It’s a beautiful sentiment that has a firm basis in reality, speaking volumes to something that might be misconstrued as something that was purely done out of silliness. While comedy and whimsicality certainly play a factor in the clip for “My Lucky Stars”, like everything else Seretan’s released up to this point, there’s always meaning buried somewhere unexpected. Hit play, have a laugh, think about life, and come back for more.

Watch “My Lucky Stars” below and pick up Bowl of Plums here.

Watch This: The Best of 2017’s First Quarter, Pt. II

While the first part of this four-part series featuring the very best of the live videos to emerge over 2017’s first quarter primarily featured fast-paced, punk-leaning numbers (with a few notable exceptions), the second round’s focus is a little bit softer. Acoustic (or electric) solo takes, folk acts, and ballads are very well-represented in these selections as are many site favorites. As is always the case, each of these clips and each of these performances are deserving of more attention than they’ve already received. So, as always, sit up straight, focus, adjust the settings, and Watch This.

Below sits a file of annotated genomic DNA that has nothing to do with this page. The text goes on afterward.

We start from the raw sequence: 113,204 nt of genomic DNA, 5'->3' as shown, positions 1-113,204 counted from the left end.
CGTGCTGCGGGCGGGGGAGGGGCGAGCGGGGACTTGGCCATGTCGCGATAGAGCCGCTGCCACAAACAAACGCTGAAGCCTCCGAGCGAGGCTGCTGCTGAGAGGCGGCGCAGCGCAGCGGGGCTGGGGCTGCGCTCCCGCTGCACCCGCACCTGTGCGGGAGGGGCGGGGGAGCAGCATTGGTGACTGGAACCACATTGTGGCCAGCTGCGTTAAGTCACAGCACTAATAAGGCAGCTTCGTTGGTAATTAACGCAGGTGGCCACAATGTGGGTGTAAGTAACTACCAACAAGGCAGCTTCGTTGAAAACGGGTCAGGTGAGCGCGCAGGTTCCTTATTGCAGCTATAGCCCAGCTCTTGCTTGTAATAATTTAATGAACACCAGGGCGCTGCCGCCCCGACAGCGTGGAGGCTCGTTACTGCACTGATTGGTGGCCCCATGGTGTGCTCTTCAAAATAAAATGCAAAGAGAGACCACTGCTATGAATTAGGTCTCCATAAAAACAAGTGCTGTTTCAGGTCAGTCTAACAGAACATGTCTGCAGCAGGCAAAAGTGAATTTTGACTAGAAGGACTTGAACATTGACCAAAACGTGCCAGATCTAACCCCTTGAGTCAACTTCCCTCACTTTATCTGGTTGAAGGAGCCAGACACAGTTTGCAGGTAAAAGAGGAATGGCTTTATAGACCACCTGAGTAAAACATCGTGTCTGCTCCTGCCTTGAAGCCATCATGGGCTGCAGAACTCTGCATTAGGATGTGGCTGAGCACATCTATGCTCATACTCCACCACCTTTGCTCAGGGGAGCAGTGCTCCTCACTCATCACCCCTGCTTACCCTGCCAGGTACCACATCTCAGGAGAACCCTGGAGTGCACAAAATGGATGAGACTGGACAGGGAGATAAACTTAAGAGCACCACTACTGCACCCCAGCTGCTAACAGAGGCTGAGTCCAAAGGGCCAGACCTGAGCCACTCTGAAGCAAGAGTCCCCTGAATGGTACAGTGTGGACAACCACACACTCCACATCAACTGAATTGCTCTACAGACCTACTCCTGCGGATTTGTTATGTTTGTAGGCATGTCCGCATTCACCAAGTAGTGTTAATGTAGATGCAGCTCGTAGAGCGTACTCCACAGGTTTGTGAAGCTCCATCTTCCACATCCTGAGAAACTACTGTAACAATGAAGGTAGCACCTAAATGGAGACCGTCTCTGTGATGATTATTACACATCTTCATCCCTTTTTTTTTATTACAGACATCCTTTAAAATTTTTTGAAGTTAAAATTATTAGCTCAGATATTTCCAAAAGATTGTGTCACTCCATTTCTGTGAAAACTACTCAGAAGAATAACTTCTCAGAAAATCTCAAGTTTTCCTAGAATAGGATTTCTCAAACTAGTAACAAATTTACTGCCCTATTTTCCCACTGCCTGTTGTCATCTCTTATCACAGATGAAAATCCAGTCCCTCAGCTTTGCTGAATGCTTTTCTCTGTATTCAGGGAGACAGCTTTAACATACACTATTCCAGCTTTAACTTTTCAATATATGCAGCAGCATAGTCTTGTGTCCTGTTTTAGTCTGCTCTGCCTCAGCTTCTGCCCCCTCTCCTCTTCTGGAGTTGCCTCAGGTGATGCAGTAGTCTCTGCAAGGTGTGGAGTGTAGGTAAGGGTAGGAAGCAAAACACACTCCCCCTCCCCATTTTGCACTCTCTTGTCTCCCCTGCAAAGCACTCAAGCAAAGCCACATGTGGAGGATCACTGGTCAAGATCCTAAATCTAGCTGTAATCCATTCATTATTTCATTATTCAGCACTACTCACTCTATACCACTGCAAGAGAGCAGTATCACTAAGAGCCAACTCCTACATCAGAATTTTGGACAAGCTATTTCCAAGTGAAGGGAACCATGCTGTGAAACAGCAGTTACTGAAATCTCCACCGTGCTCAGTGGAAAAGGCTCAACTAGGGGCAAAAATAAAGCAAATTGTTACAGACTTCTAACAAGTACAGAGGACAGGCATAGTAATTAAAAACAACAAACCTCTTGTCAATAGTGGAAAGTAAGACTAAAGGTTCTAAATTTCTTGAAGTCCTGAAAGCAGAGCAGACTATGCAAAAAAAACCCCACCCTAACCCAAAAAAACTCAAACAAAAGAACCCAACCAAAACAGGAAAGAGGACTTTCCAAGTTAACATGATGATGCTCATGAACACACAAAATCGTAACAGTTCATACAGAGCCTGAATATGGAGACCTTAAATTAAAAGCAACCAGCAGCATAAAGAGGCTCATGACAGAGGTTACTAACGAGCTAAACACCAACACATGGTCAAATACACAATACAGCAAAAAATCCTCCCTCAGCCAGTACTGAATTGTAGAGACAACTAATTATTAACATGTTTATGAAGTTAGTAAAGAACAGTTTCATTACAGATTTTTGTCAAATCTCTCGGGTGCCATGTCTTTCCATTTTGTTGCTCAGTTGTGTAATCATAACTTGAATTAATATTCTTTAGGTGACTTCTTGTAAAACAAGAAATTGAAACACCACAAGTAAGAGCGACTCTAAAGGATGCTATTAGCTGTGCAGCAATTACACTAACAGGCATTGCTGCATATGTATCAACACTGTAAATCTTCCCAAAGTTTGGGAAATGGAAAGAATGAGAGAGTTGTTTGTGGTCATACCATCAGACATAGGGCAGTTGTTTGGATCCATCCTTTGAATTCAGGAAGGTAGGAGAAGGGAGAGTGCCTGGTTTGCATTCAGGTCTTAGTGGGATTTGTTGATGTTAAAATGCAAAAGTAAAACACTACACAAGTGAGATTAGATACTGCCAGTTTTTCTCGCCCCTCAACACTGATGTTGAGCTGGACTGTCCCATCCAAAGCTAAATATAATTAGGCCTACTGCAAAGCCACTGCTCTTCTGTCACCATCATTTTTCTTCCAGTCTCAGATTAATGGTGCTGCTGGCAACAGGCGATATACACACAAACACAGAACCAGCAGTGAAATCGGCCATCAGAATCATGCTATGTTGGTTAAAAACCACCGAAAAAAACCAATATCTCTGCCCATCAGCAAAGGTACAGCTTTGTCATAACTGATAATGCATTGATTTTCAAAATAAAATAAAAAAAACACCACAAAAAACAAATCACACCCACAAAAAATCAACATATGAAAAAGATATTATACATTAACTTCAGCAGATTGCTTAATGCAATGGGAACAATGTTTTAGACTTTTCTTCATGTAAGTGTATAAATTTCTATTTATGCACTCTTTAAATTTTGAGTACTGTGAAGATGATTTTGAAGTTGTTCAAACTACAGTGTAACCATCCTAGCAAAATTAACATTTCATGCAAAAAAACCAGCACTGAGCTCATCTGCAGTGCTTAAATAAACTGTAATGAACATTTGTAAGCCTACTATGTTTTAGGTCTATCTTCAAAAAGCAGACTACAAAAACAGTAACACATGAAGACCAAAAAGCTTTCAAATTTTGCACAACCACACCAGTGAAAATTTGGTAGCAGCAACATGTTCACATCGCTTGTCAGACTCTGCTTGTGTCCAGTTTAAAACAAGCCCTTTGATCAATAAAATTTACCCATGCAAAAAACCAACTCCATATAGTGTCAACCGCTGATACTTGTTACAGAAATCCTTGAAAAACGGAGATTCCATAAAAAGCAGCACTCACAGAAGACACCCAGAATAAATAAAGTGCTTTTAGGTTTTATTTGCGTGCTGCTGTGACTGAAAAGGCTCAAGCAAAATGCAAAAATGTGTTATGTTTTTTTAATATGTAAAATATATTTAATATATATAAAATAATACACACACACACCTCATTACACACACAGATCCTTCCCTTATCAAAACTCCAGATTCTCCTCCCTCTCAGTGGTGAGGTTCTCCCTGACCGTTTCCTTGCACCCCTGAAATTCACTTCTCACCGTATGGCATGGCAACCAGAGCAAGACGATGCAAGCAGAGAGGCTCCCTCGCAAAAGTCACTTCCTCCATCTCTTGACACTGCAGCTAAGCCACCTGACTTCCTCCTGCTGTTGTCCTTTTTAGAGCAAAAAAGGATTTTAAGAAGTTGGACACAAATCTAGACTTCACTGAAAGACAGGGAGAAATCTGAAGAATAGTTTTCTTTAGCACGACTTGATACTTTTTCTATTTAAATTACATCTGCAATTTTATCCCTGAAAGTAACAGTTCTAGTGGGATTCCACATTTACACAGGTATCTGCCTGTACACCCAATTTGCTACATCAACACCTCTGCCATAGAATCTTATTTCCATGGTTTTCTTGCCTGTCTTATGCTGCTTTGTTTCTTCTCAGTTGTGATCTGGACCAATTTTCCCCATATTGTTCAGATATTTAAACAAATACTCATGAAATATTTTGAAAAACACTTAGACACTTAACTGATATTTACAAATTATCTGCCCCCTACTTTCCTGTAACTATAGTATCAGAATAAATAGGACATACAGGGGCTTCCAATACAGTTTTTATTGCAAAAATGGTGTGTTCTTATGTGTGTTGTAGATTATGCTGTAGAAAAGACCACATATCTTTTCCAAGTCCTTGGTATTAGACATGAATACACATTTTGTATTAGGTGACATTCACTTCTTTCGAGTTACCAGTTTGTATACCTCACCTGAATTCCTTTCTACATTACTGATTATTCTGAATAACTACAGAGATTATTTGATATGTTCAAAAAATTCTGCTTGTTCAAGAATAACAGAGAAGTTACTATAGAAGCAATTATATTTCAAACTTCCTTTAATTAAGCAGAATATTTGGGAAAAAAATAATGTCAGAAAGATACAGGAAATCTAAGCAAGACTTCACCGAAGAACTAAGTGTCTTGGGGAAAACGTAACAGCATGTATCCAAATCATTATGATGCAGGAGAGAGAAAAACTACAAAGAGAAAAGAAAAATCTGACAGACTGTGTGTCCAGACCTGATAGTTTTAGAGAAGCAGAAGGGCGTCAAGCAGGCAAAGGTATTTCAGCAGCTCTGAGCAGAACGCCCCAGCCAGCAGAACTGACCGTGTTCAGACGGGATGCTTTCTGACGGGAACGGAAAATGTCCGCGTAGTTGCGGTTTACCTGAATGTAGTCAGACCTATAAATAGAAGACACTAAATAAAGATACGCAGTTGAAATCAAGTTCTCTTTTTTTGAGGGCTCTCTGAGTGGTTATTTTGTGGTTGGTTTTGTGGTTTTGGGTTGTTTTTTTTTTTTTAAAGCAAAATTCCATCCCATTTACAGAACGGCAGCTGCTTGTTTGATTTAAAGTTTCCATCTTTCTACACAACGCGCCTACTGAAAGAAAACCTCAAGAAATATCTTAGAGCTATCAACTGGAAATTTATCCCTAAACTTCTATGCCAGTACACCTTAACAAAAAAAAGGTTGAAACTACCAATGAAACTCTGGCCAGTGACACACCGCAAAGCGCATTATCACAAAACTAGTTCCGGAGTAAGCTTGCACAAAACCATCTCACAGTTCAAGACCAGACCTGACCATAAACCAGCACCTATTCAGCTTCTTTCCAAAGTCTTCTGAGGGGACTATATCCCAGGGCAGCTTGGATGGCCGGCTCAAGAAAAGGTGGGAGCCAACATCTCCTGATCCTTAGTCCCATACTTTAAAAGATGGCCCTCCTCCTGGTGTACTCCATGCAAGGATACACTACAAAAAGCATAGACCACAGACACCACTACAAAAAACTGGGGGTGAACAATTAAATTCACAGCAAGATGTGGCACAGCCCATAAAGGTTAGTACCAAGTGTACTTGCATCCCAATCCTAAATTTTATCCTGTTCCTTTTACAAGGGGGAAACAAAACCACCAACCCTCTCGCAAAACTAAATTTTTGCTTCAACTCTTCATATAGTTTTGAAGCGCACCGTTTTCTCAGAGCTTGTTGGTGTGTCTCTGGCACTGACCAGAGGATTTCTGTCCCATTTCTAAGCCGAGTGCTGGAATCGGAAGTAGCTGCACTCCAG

PART II

1. Fern Mayo – Pinesol (Deli Cat Records)
2. Mitski – I Bet On Losing Dogs (WFUV)
3. Meat Wave – Run You Out (Live! From the Rock Room)
4. Charly Bliss – Black Hole (Do512)
5. Middle Kids – Your Love (KCSN)
6. Darkwing – 201 Carousel (BreakThruRadio)
7. Dust From 1000 Yrs – Spring II + The Deepest Part (Boxfish Sessions)
8. Angel Olsen – Shut Up Kiss Me (WFUV)
9. Jack – A Kick / A Knife
10. Strand of Oaks – Goshen ’97 (The Current)
11. Woods – Suffering Season & Politics of Free (La Blogotheque)
12. Slow Caves – Rover (Open Air)
13. Kodakrome – Head Down (DZ Records)
14. Ben Seretan – I Like Your Size (Chiu Productions)
15. Teenage Halloween – 666 (Little Elephant)
16. Twiga – Ballad of Rainy Dave (Chiu Productions)
17. Johanna Warren (ft. Bella Blasko) – Glukupikron (Velvatone)
18. 4th Curtis – Chicken (The Current)
19. Smartini – Liquid Peace (BalconyTV)